What makes a carbon leak?

23 December 2008

Leslie Nielson
Economics Section


What is 'carbon leakage'
  An Australian definition
  An academic definition
Why might carbon leakage happen?
How would you measure it?
Vulnerability to carbon leakage
  Assessing vulnerability
The relocation decision
Has it happened yet?
Might it happen in Australia?
Is it a bad thing?
Possible policy responses


In July 2008 the Minister for Climate Change and Water, Senator the Hon. Penny Wong, released the Carbon Pollution Reduction Scheme Green Paper.[1] The Green paper outlined the possible design of an Australian greenhouse gas (GHG) emissions trading scheme (ETS) and invited submissions from all interested parties by 10 September 2008. Numerous submissions were made.

Industry representatives expressed strong reservations about the impact of the proposed ETS and some suggested that if the impact is too severe, large scale resource and industrial projects will not go ahead. Further, the impact of the proposed ETS may see high GHG emission production relocate to a jurisdiction that is not subject to such a scheme or any other restrictions on GHG emissions.[2]  These concerns were repeated in response to the recent White Paper outlining the Australian Government’s final decisions on the design of the Australian ETS.[3]

The possible relocation of industry to another jurisdiction and the long-term delay to major resource projects in response to the imposition of an ETS is a manifestation of ‘carbon leakage’. The purpose of this background note is to define what exactly this term means, consider whether it has occurred anywhere else in the world, and outline the difficulties in actually measuring it.  The most important point for policy makers is to assess whether it might occur and some factors in this assessment are put forward. A list of considerations for assessing whether carbon leakage may occur, and possible policy responses, conclude this note.

What is ‘carbon leakage’

An Australian definition

A recent major Australian report on climate change and possible policy responses also defines the term:

carbon leakage—the shift of emissions-intensive industries from high-mitigation to low-mitigation countries[4]

‘carbon leakage’—a loss of competitiveness and relocation of trade-exposed, emissions-intensive industries as a result of carbon penalties applying in some countries but not others.[5]

Trade-exposed, emissions-intensive industries represent a special case. All other factors being equal, if such enterprises were subject to a higher emissions price in Australia than in competitor countries, there could be sufficient reason for relocation of emissions-intensive activity to other countries. The relocation may not reduce, and in the worst case may increase, global emissions. This is known as the problem of carbon leakage.[6]

As can be seen, the emphases in the above definitions are on the relocation of productivity capacity from Australia to other countries, due to the imposition of an ETS. This definition is repeated in recent government reports on the possible design of an Australian ETS.[7]

An academic definition

Carbon leakage can also be defined as the ratio of emissions increase from a specific sector in a second country (as a result of environmental policy affecting that sector in the first country) over the emission reductions in the sector in the first country.[8] As a formula, it looks like this:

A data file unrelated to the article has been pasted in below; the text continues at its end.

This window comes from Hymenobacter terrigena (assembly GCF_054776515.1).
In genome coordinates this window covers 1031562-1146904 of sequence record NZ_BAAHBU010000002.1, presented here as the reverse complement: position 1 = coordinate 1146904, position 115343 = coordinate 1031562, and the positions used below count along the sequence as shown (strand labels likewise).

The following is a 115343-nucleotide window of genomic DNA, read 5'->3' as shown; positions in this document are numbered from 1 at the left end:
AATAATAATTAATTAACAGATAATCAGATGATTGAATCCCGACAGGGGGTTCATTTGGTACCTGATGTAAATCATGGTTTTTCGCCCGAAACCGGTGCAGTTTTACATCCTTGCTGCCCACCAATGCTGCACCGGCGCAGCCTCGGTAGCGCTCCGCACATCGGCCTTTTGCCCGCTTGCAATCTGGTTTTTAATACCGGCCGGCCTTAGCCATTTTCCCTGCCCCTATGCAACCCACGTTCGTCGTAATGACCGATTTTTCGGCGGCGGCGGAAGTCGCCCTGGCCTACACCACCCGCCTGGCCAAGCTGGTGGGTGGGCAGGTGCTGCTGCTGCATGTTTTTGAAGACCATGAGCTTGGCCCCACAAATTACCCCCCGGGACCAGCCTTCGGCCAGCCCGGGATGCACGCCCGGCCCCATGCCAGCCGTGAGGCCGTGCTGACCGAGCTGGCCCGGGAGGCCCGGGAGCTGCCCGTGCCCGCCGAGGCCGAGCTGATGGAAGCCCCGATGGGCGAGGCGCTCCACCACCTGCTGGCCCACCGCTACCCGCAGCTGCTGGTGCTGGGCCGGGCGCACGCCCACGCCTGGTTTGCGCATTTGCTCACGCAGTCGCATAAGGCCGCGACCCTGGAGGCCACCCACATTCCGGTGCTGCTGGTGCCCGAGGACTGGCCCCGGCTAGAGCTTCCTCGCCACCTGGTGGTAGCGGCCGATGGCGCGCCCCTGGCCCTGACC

Sector emissions increase in second country

-----------------------------------------------------   X 100

Sector emissions reduction in first country

The increase in GHG emissions in the second country is caused by increased emissions intensive mining activity or industrial production, where there is either a decline in the same activities - or GHG emissions are stable - in the first country. This increase can come about by industrial activities relocating to or expanding in the second country which has no ETS or other environmental policy constraints; or simply by the reduction or cessation of the same activities inside the first country with no production transfer to the second country. For this measure to be meaningful the overall result must be that global GHG emissions increase more than they otherwise would have.

To fall under the definition of carbon leakage these changes must come about through the application of environmental policy such as an ETS. Changes in the location of industrial production or minerals processing activities, due to the increasing economic attractiveness of a particular location (apart from the impact of environmental policy in the first country), and the resulting rise in that country’s emissions, is not carbon leakage. For example, it would be very difficult to say that increases in China’s industrial production have come about because of an ETS. Rather, the development of China’s internal market, the increasingly open international trading economy and the lower costs of production, has a far greater impact on the decision to locate industrial production in that country than the environmental regulations of any other country.

Why might carbon leakage happen?

There are several ways in which carbon leakage, due to the direct effects of an ETS on industrial facilities, may come about:

  • a short-term loss of competitiveness in one country due to the initial introduction of an ETS. This may lead to increases in production of an emissions intensive product in another location and an increase in the overall level of GHG emissions. For this to occur there must be unused capacity in the second country that can be brought into production at a cost of less than that of increasing production in the first country, or